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Israeli student to appeal UK asylum case on apartheid grounds

The appeal to be heard at a higher British court has the potential to impact future Palestinian and Israeli asylum cases
A metal cutout of an Israeli soldier at an army post in Mount Bental near the Syrian border in the Israeli-occupied Golan Heights (AFP)

Lawyers for a 22-year-old Israeli student say they have been given permission to press on with their client's case at a UK Upper Tribunal, where they will argue he should be granted asylum on the grounds that Israel is an apartheid state.

The rabbinical student, who has been granted an anonymity order, fled Israel in 2017 after he received a letter requiring him to report for military service.

After months in a lower tribunal - and several years into the student's asylum claim - the case will now have the potential to set a legally binding precedent that could impact future Palestinian and Israeli asylum cases in the UK.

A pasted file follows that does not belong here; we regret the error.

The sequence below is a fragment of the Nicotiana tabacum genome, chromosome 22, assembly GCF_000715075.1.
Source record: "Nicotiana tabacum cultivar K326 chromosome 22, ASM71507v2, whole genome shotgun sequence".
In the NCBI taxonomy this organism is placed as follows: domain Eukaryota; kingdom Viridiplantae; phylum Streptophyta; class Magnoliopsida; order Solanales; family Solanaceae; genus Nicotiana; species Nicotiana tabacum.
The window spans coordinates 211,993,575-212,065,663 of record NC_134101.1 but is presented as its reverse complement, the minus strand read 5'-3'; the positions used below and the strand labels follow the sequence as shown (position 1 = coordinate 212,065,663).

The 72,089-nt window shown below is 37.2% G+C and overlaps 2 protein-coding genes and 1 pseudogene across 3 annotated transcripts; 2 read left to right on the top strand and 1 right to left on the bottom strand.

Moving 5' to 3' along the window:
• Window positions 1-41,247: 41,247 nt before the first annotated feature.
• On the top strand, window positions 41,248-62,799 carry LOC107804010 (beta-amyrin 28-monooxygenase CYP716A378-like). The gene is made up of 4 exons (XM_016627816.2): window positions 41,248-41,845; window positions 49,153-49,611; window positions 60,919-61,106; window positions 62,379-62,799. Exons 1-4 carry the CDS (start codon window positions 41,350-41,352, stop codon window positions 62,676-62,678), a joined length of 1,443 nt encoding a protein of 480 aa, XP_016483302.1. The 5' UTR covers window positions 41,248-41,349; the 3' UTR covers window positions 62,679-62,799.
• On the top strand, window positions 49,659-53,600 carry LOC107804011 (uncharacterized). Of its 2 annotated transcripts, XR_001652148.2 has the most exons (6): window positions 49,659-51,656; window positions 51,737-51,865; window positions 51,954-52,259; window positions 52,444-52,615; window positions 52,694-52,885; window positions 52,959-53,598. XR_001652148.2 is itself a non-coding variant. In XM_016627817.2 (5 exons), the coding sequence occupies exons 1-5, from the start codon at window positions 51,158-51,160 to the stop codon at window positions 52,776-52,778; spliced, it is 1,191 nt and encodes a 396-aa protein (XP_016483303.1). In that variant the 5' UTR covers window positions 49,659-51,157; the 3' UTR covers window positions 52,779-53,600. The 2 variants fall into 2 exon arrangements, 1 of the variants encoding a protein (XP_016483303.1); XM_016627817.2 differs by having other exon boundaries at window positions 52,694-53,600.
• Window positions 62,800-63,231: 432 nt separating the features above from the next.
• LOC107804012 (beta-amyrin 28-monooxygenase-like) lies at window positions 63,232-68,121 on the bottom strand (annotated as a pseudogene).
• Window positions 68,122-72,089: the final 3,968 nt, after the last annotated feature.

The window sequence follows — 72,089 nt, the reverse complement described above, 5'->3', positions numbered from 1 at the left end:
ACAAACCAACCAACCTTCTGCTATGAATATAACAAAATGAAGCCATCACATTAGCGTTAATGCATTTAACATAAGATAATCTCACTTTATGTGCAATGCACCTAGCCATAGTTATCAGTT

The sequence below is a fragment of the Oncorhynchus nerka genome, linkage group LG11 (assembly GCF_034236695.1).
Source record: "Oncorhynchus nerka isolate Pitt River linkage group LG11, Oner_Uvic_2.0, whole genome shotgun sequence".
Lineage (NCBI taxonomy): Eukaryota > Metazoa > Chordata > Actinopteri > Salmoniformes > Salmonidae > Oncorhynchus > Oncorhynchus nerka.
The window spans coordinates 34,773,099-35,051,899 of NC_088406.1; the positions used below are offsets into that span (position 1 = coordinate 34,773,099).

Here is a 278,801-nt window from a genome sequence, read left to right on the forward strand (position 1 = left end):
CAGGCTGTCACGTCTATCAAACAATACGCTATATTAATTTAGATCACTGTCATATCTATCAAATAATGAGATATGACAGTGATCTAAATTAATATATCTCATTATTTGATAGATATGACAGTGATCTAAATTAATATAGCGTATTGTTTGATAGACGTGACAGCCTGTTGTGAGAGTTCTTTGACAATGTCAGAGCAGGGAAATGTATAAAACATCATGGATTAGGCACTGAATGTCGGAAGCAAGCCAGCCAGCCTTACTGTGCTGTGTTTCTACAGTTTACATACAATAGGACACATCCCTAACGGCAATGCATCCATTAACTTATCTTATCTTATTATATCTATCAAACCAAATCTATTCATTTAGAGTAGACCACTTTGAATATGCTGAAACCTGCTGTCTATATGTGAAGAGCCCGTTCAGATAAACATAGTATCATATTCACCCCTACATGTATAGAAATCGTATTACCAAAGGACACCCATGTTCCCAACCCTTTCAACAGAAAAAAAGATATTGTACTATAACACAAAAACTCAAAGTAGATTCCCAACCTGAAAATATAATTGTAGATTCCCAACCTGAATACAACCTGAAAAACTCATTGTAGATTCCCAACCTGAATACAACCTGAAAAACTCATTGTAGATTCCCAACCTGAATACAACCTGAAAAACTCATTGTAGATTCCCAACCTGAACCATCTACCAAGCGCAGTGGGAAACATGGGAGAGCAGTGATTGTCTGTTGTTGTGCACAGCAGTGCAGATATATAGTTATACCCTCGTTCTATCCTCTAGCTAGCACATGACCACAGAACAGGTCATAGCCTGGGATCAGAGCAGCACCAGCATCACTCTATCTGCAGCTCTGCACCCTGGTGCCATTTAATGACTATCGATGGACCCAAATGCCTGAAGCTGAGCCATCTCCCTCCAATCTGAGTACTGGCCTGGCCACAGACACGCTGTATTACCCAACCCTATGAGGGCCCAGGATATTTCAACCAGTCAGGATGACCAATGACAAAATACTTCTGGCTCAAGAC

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"The case could help provide asylum for anti-Zionist Jews & Palestinians persecuted for opposing apartheid," Franck Magennis, one of the student's lawyers, tweeted on Thursday.

The Upper Tribunal can make findings about countries and conflicts that are legally binding and are then reflected in guidances that help inform judges and UK Home Office officials with their decision.

MEE understands that the Israel-Palestine guidance has not been updated since 2007.

The student rejects Zionism and Israel’s existence based both on his political beliefs and his ultra-Orthodox Jewish faith, an interpretation of which teaches that Jews should not return en masse to the Holy Land until the return of the messiah.

His lawyers say he was beaten and spat on by Israeli police officers and also sprayed with skunk water for taking part in anti-Zionist protests before he fled the country.

His initial asylum claim was refused by British Home Secretary Priti Patel in December 2020. Last month, a UK judge ruled he would face "inhuman and degrading treatment" if he was returned to his home country and granted him leave to remain in the UK, which is subject to renewal.

At the time, the student said he welcomed the ruling, but was disappointed that the decision focused on his mental health rather than addressing the key aspects of his legal team's argument, including "the persecutory nature of Zionism".

"My protesting against the state, my refusal to be conscripted, and the persecution I was subjected to by the Israeli authorities did not occur in a vacuum and must be viewed through the racist and oppressive structures of the state of Israel," he said.